Margolese National Design for Living Prize

My proposal to the Margolese National Design for Living goes to my friend and business partner Andy Thomson!

For those who don’t know him, he is the principal and founder of Thomson Architecture, Inc. A graduate of UBC’s School of Architecture in 2003, Andy’s 25 yrs of experience in Germany, the US, and Canada in the field of green design & construction combined with his love of nature, informs the work he does today. Having studied at the Institute for Building Economics in Stuttgart, Germany (Bauökonomie) in 1995, Andy has considered ecology and economy in relationship ever since.

To that end, he has undertaken decades of research, education/lectures, and advocacy on ecological, prefabricated, and compact design and construction, culminating in innovative, best-in-class construction detailing and performance modeling, doubling performance and halving construction costs. Andy feels the solution to affordable housing starts with affordable buildings.

The solution to affordable housing starts with affordable buildings…

Andy Thomson

As a pioneer in tiny and affordable housing and ephemeral, minimal design in the spirit of Buckminster Fuller, Andy has relentlessly pursued advancing the art and science of architecture His early net-zero/Passivhaus designs focused on resilient, zero-carbon strategies, decentralized infrastructure and design for disassembly (1996), resulting in his later prefabricated, off-grid “minihome” designs (2004). Popularized by Oprah Winfrey’s support this propagated an entire tiny home movement and push for Accessory Dwelling Unit by-laws across North America.

As an internationally recognized expert-level user and trainer of BIM software, Andy has traveled widely teaching and transitioning small and large architectural firms to the 3D visualization and modeling tools that the industry is only now, 20 years later, begun to adopt as a standard practice. Committed to Equity and Indigenous Stewardship of Resources, Andy maintains a series of widely read blogs on topics such as Equity and Finance, Higher Performance and Affordable Design, Embodied Carbon, the Profession of Architecture, Air Quality, and Best Practices in Digital Design.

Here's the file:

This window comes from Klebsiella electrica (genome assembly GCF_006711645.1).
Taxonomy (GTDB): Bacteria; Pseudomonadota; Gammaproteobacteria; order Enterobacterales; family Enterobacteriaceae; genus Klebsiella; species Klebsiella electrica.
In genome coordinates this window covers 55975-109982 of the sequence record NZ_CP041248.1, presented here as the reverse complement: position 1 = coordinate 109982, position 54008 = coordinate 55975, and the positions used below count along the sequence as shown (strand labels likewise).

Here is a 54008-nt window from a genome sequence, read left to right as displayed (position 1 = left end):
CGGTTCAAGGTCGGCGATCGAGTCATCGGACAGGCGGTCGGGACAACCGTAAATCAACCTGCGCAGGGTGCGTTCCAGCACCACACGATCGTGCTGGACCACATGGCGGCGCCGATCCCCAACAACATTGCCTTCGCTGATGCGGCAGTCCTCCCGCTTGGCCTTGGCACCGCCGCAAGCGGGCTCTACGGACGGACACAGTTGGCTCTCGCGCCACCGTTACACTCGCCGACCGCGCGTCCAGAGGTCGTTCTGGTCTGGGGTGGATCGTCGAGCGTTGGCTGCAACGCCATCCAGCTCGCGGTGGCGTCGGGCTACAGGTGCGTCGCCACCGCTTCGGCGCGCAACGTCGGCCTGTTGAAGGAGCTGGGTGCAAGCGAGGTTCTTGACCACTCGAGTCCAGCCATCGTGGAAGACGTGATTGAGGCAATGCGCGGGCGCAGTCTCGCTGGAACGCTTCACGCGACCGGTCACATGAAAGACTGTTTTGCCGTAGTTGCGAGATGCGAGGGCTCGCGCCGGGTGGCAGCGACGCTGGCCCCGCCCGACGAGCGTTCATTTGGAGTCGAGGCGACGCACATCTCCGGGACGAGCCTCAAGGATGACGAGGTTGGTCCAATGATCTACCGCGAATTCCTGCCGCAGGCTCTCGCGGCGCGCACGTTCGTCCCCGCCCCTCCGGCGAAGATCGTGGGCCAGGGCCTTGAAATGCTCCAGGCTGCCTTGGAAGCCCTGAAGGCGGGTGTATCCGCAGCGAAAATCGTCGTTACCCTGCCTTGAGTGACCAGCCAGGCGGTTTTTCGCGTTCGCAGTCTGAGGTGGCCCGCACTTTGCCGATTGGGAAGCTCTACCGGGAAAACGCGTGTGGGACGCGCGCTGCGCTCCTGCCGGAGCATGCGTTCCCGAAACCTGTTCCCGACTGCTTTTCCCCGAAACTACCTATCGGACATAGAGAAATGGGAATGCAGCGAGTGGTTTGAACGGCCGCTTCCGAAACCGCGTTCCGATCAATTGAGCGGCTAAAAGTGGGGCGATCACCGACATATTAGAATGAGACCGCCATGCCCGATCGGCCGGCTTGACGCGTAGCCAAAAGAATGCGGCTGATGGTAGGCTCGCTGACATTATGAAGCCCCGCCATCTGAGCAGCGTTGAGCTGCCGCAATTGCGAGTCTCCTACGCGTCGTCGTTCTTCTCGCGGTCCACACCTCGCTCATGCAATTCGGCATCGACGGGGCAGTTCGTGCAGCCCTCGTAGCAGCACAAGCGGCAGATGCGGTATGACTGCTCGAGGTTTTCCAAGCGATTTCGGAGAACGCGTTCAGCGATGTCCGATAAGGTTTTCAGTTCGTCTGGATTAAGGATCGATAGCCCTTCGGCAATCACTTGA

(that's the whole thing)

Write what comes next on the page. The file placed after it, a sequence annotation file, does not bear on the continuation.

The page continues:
Andy has designed and built a series of prototype buildings for affordable housing for extreme climates in remote communities using unskilled labour (2010) and has volunteered extensively to further the sustainability goals of organizations such as the OAA, where he has served on several committees, councillor and VP (Strategic). Andy’s work has been published widely and his ideas and work has been presented to the public his work on radio shows from HGTV’s Small Space Big Style to CBC’s The Nature of Things, Quirks and Quarks, Spark and Sounds Like Canada. 

What others say about Andy:

Like all other architectural visionaries of modern times, Mr. Thomson foresees not merely a radical building type, but also a new kind of human being to fit the built prototype. It may well be that the long-suffering environment will eventually turn on us in some catastrophic fashion — if global warming is not already such a calamity — forcing our conversion from wasteful people into more mindful folk. Should this apocalypse come upon us — or, better still, well before it actually happens — we should be listening to what designers such as Andy Thomson are telling us, and to what they have learned.

John Bentley Mays, The Globe and Mail

Andy is a rock star, he works for two firms in Canada as well as his own. Andy’s passion is about design and how to implement BIM in large firms/large projects. To this end, he has put up a website to help the community to implement BIM on large projects. He is a terrific speaker with lots of big projects completed and I think he will be an excellent keynote speaker for the Nottingham Event.

Dominic Gallello, Former CEO of Graphisoft, Autodesk

I really hope he can get the prize so we can continue our research and work on sustainable living, zero-net carbon and pursue other technologies that help clients and the general public to understand better the positive impact of simple architectural actions while making their energy consumption lower and their lives easier!

Best of luck Andy!